Mixed reviews for former President George W. Bush's paintings

Portraits of world leaders which are part of the exhibit "The Art of Leadership: A President's Diplomacy," are on display at the George W. Bush Presidential Library and Museum in Dallas, Friday, April 4, 2014. The exhibit of portraits painted by former President George W. Bush opens Saturday and runs through June 3. (AP Photo/Benny Snyder) AP

Everyone's a critic -- especially if you're a polarizing former president who now exhibits oil paintings.

Reaction is pouring in on former President George W. Bush's portraits of world leaders, unveiled this week in a gallery show at Mr. Bush's presidential library in Dallas. And thus far, the reviews are mixed.

"They are not bad so much as cautious, vacant, even servile -- paintings by an artist anxious, or perhaps incapable, of doing anything that might leave a mark," scoffed the Guardian's Jason Farago, who seemed offended that Mr. Bush hadn't offered some unique insight into the leaders he painted.

"It is futile to gaze at these paintings and discover anything of importance about Bush's foreign policy, or even much about Bush's post-retirement life," Farago wrote. "Or if they do, they say only this: both the painting and the policy reflect a man untroubled by outside judgment, certain beyond any doubt of his rectitude and self-worth."

The Telegraph's Alistair Cooke observed that "Bush paints in a similar fashion to the way he talks - affecting a folksy, homespun, plain-speaking tone, with just enough ham-fisted strangeness and bungling missteps to keep things interesting."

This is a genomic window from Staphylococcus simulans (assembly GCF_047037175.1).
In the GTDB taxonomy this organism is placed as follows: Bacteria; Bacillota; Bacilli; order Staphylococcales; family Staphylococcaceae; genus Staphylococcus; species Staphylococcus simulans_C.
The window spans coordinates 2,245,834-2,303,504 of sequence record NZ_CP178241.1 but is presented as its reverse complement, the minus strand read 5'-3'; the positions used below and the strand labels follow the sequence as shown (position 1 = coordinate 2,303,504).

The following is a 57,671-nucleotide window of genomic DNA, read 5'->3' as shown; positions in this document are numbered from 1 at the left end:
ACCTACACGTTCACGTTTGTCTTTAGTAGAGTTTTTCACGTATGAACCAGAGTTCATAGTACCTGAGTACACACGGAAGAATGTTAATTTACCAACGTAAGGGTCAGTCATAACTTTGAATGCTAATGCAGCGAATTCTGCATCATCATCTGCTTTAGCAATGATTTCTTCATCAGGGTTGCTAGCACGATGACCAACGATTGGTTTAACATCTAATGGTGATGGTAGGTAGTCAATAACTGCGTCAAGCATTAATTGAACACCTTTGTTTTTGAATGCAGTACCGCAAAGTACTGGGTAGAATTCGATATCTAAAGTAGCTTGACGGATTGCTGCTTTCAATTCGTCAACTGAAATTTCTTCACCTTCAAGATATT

Several critics were particularly drawn to Mr. Bush's painting of Russian President Vladimir Putin, speculating on what it might say about the relationship between the two men.

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A portrait of Russian President Vladimir Putin which is part of the exhibit "The Art of Leadership: A President's Diplomacy," are on display at the George W. Bush Presidential Library and Museum in Dallas, Friday, April 4, 2014. The exhibit of portraits of world leaders painted by former President George W. Bush opens Saturday and runs through June 3. (AP Photo/Benny Snyder)
AP

Cooke said there was something "unconventional and compelling" about the painting of Putin. "Far from flattering the Russian autocrat," he wrote, "it suggests a strained, potentially bruising relationship between sitter and artist."

"The painting of Putin doesn't necessarily stand out because of artistic merit (though I'd argue that it is a really good painting aesthetically)," wrote the Washington Post's Adam Taylor. "What's really fascinating is to watch Bush grapple with the identity of Putin, a man he once claimed to understand well."

After meeting Putin for the first time in 2001, Mr. Bush famously said he'd "looked the man in the eye," was able to "get a sense of his soul," and found him to be "trustworthy."

Some critics struggled to separate Mr. Bush the artist from Mr. Bush the president. "The paintings are kind of primitive and amateurish, which is kind of how I remember him as president," New York-based artist Paul Chan told the New York Times.

Others offered a more charitable appraisal of Mr. Bush's work.

"Okay, I'll say it: I really like George W. Bush's paintings. They're sort of edgy," tweeted the Washington Post's Karen Tumulty on Friday.

And while President Obama hasn't personally weighed in on Mr. Bush's artistic pursuits, he's a big fan, at least according to an aide.

"I've heard President Obama speak about President Bush's works in a very complimentary fashion," said White House spokesman Josh Earnest on Friday. "I think that's been the reaction from a lot of people that I have seen -- that people have been impressed...both at his natural ability but also at the way that he has pursued an interest that I think a lot of people didn't expect him to have."

  • Jake Miller

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